Proceedings of the National Academy of Sciences of the United States of America

About the PNAS Member Editor
Name Catterall, William A.
Location University of Washington
Primary Field Physiology and Pharmacology
Secondary Field Cellular and Molecular Neuroscience
 Election Citation
Catterall is a leader in establishing the chemical structure and function of ion channels in excitable cells. Adroitly combining techniques of biochemistry, molecular biology, pharmacology, and electrophysiology, Catterall has characterized the molecular basis of the function of sodium and calcium channels, the key membrane macromolecules responsible for the nerve action potential.
 Research Interests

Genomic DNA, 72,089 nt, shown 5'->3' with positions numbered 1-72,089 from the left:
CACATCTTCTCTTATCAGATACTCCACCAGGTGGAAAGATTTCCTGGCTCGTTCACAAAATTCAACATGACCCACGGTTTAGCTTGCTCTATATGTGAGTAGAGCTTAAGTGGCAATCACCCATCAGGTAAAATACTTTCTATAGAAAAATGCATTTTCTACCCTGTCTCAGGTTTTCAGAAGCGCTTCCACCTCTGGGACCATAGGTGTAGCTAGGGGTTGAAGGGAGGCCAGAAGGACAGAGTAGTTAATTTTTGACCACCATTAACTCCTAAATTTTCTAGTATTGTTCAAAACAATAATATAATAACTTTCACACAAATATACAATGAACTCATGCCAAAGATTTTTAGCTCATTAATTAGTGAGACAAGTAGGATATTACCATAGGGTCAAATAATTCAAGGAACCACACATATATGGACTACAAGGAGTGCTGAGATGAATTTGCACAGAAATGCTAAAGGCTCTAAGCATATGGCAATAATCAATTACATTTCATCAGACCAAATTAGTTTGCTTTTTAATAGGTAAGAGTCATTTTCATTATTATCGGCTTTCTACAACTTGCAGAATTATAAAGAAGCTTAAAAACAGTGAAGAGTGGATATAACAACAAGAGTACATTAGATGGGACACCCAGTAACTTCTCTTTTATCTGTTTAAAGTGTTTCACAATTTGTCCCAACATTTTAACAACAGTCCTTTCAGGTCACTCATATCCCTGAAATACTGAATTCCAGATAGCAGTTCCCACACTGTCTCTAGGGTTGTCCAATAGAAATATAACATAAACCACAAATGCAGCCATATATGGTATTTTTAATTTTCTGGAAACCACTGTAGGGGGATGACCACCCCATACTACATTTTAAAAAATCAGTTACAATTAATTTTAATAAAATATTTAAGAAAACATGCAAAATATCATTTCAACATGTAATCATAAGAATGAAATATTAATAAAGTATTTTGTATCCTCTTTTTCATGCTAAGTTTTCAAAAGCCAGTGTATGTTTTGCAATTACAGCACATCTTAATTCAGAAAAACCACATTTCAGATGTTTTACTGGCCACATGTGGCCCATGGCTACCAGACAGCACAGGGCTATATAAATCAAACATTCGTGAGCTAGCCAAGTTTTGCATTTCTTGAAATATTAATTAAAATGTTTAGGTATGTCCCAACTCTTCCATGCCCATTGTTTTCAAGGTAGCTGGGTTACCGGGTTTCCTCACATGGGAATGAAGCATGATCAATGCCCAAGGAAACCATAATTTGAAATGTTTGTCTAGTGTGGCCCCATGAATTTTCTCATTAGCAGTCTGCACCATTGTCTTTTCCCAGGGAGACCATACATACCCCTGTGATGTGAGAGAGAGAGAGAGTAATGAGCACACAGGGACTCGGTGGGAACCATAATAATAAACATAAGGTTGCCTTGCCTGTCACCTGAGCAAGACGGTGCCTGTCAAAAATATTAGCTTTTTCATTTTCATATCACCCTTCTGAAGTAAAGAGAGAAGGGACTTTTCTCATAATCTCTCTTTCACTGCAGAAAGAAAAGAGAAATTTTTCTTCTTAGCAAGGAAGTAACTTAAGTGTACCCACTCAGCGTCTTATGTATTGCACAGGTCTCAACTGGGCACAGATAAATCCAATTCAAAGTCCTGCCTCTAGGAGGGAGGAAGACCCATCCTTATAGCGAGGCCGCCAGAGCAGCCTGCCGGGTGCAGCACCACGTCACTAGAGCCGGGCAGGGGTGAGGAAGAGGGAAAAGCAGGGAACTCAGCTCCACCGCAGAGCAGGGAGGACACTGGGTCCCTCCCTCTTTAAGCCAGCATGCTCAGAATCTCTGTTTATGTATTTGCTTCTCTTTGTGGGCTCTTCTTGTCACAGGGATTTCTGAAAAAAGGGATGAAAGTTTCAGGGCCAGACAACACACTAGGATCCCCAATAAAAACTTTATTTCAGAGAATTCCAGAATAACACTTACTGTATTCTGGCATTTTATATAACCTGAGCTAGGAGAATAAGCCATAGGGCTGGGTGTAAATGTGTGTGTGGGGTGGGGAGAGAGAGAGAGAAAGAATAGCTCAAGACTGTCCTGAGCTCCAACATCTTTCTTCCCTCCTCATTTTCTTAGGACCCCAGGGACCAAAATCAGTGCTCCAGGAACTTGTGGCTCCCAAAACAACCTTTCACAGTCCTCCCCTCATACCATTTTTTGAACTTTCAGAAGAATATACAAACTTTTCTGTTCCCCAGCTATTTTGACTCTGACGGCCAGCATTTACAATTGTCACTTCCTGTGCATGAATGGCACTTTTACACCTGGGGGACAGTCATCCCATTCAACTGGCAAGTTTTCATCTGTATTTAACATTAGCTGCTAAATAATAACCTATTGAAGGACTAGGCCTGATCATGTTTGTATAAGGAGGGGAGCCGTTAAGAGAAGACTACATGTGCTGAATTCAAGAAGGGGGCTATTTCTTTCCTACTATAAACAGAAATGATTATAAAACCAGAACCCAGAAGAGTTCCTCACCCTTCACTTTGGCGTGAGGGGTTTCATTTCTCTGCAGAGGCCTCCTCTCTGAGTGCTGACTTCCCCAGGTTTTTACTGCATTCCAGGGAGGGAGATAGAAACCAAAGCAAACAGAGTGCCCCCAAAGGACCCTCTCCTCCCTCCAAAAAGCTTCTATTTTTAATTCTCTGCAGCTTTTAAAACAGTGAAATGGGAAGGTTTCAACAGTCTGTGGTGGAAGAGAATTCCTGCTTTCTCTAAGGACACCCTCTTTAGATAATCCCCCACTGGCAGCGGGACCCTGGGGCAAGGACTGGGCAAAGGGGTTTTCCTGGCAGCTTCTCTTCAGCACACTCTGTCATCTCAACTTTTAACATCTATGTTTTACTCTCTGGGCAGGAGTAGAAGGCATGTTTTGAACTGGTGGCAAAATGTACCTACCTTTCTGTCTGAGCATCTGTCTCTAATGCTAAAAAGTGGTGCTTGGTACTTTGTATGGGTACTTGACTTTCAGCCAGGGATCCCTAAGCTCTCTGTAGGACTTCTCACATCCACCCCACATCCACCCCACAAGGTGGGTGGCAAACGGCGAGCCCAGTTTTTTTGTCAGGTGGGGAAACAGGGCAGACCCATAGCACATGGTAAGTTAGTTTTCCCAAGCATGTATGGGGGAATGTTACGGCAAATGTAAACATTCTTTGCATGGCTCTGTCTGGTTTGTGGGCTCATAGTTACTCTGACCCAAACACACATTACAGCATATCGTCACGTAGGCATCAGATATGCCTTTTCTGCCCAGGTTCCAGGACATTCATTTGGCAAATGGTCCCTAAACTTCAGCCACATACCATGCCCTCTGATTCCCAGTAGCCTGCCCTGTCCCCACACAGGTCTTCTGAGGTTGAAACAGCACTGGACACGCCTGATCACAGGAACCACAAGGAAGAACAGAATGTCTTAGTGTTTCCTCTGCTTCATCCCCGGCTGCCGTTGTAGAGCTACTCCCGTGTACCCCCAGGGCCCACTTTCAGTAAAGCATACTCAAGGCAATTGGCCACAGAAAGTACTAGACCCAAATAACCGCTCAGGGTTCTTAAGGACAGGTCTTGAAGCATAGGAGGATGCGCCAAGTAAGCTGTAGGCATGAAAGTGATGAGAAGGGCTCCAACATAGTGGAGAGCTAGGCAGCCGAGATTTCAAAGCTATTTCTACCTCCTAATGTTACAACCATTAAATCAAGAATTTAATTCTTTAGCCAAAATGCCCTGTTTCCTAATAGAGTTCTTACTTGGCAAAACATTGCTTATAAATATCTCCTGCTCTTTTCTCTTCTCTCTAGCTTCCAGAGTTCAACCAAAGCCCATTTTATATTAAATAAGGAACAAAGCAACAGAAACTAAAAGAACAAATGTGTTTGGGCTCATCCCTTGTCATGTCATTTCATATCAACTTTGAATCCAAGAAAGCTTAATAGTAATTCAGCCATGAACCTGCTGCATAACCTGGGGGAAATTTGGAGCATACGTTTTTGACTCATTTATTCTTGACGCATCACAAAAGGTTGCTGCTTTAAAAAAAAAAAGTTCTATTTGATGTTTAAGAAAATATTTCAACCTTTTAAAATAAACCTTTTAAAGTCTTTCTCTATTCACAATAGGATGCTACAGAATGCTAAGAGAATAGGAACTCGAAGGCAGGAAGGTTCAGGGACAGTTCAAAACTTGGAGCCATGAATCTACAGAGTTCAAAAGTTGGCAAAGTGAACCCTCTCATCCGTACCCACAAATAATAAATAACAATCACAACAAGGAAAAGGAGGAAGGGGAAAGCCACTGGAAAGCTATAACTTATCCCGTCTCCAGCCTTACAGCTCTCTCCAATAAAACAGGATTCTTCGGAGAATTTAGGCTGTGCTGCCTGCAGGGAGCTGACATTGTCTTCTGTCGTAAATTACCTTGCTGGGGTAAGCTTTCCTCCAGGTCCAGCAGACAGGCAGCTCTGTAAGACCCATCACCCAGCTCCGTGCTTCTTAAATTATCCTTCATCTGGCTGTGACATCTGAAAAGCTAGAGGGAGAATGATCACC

Electrical impulses generated by ion channels in nerve, skeletal muscle, and heart are essential in coordination of most physiological functions, including learning and memory. We aim to understand the molecular basis of electrical excitability, regulation of electrical excitability by physiological stimuli, and mechanisms underlying diseases and therapies related to electrical signaling. Recently, we have determined the structures of sodium and calcium channels at atomic resolution using X-ray crystallography and cryo-electron microscopy, which has led to a complete structural model for their voltage-dependent activation, ion conductance, and inactivation. We have been able to image binding of local anesthetic, antiarrhythmic, and calcium antagonist drugs at the atomic level. In addition. we have developed a mouse genetic model of Dravet Syndrome, a devastating childhood epilepsy disorder caused by sodium channel mutations. This mouse model recapitulates the multi-faceted deficits of this disease and has led to the conclusion that epilepsy and co-morbidities are caused by selective failure of action potential firing in GABAergic inhibitory neurons. We also study regulation of calcium channels in the heart in the fight-or-flight response and in heart failure, and we use a mouse genetic model to study regulation of presynaptic calcium channels in short-term synaptic plasticity, learning, and memory.

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